Which cognitive processes explain long-term effects of childhood adversity?
Ricky Kharawala on Unsplash
Childhood adversity is linked to social and mental health problems later in life. New research suggests brains that aren't as good at recognizing rewards and responding to change may be to blame.
You’re ready to blow your top – but how much is due to your internal hunger and how much to external annoyances?
Missing a meal can certainly push you toward a bad mood. But new research identifies in what kind of situations hunger is most likely to tip toward hanger.
A quirky quiz probably isn’t going to tell you much about your innermost essence.
Few can resist an assessment that promises to reveal your hidden, true self. But new research suggests that people mistakenly believe difficult to answer questions offer deep insights.
If everyone else sticks with salad, maybe you will too.
Everybody wants more self-control, but it's proven difficult to beef up through training. New research suggests that what your social group does might be key to enhancing your own self-control skills.
Little kids have a tendency to look on the bright side.
Brian A Jackson/Shutterstock.com
Human beings seem to be born wearing rose-colored glasses. Psychologists are interested in how this bias toward the positive works in the very young – and how it fades over time.
We don’t automatically question information we read or hear.
Cognitive psychologists know the way our minds work means we not only don't notice errors and misinformation we know are wrong, we also then remember them as true.
How can you maximize reading’s rewards for baby?
Psychology researchers bring infants into the lab to learn more about how shared book reading influences brain and behavioral development.
Don’t blame the turkey for those snores coming from the living room!
Remember that story about the molecule found in turkey that makes you drowsy? Research shows it's a myth – tryptophan doesn't cause you to nod off, but it may be connected to cooperation.
Bathing in pure colour can have effects on the body and mind.
The brain processes colour in more ways that just creating visual images – here's how.
When you quit in frustration, little eyes are watching and learning.
Persistence and self-control are valuable traits that can help kids succeed in school and beyond. A new study suggests infants can learn stick-to-itiveness by watching adults persist in a difficult task.
New fathers can feel low, too.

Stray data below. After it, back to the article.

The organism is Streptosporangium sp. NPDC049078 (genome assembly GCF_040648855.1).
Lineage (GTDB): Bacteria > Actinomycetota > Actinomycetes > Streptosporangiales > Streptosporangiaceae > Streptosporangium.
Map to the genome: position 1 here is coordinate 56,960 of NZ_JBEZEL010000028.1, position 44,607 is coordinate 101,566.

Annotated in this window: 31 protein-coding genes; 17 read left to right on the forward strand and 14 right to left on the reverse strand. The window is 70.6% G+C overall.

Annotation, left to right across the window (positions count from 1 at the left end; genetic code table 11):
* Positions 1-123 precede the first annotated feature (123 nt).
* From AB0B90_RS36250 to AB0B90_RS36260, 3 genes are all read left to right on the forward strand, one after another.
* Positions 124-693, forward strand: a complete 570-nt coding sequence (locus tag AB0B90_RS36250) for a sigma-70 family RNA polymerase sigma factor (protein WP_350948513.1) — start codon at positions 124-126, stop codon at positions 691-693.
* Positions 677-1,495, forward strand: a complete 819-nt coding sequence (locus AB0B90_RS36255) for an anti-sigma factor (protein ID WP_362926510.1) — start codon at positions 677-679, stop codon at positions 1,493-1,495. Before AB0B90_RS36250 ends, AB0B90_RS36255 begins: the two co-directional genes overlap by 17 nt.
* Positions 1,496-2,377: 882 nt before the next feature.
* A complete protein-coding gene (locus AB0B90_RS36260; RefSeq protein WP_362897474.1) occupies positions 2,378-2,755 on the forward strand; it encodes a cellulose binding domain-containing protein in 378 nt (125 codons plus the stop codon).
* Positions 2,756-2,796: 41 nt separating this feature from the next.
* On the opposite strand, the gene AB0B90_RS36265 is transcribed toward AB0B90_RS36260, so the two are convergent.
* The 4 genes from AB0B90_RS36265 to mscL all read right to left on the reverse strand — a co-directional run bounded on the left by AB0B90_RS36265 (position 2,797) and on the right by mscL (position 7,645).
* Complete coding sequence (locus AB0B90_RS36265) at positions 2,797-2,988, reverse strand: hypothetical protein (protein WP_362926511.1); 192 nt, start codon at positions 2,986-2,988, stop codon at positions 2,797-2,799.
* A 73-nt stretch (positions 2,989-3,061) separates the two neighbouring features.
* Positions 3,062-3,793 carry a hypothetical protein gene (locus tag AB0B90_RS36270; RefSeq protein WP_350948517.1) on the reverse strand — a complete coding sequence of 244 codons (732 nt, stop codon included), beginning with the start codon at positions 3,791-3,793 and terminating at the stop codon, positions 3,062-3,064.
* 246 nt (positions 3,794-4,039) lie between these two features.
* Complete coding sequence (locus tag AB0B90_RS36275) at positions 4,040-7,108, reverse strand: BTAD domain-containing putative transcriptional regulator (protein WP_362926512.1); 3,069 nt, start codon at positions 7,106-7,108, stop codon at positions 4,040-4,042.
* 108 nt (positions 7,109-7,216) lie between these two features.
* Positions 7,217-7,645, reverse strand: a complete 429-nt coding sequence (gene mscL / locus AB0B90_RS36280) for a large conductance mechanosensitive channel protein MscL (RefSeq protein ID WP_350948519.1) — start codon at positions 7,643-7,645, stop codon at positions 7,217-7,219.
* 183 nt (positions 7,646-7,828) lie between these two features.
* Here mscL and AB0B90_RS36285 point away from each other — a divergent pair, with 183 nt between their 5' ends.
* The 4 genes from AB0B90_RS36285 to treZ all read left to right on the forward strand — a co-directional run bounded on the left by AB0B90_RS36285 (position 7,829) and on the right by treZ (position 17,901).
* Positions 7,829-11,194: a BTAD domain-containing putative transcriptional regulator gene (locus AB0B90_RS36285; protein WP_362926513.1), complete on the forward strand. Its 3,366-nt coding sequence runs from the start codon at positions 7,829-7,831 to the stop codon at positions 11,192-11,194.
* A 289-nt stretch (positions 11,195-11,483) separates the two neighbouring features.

Having a newborn can be rough, whether you're a mom or a dad. New research ties men's testosterone to their postpartum depression – with some surprising upsides for their partners.
Who has the upper hand in this battle?
As we struggle to avoid temptations throughout the day, we often rely on willpower and self-control to back impulses. New research suggests a different way to think about this internal battle.
Who’s missing from this picture?
Here's what research actually says about differences between males and females – and the question of what's innate and what's acquired.
It’s actually a big developmental milestone.
In a new study, psychologists observed young children in real time figuring out how not to tell the truth.
Is objectification bad – if you welcome sexualized attention?
Women experience negative effects from the objectification that's common in our society. What happens if they try to seize the reins and elicit sexualized attention in their romantic relationships?
Culturally biased psychology research and the advice based on it ends up in textbooks. But it’s not appropriate for everyone.
Most psychology research that forms the basis of parenting advice might not apply to you. So, how do you know whether to trust it?
Don’t underestimate what I get about the world around me.
Baby image via www.shutterstock.com.
A revolution in the tools and techniques developmental psychologists use to investigate kids' knowledge and capabilities is rewriting what we know about how and when children understand their world.
Students of both genders carry around stereotypes about school achievement.
Children image via www.shutterstock.com.
Recent research raised concerns about girls' stereotypes on their gender's lack of 'brilliance.' But an overlooked finding suggests boys also hold hindering stereotypes about themselves in school.
Does gold go to the best snowboarders or the ones with the best place in the order?
AP Photo/Morry Gash
Whether it's items in a shop, potential speed-dating matches or athletes competing one after another, the order in which they're presented affects our judgments.
I can’t see you, you can’t see me.
Child image via www.shutterstock.com.
Little kids cover their own eyes and feel hidden, even if they're still fully visible. New research suggests this doesn't mean children can't understand others' perspectives, as had been assumed.